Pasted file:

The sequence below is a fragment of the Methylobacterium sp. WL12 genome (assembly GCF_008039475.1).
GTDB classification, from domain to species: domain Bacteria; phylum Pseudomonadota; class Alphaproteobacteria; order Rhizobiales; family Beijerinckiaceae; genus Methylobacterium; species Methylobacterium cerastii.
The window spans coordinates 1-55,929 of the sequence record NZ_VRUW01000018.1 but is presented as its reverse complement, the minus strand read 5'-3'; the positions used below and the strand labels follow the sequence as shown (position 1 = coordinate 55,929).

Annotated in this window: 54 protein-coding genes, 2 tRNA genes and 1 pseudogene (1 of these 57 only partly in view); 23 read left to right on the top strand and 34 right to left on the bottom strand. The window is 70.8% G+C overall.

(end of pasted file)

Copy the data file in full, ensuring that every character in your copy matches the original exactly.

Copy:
The sequence below is a fragment of the Methylobacterium sp. WL12 genome (assembly GCF_008039475.1).
GTDB classification, from domain to species: domain Bacteria; phylum Pseudomonadota; class Alphaproteobacteria; order Rhizobiales; family Beijerinckiaceae; genus Methylobacterium; species Methylobacterium cerastii.
The window spans coordinates 1-55,929 of the sequence record NZ_VRUW01000018.1 but is presented as its reverse complement, the minus strand read 5'-3'; the positions used below and the strand labels follow the sequence as shown (position 1 = coordinate 55,929).

Annotated in this window: 54 protein-coding genes, 2 tRNA genes and 1 pseudogene (1 of these 57 only partly in view); 23 read left to right on the top strand and 34 right to left on the bottom strand. The window is 70.8% G+C overall.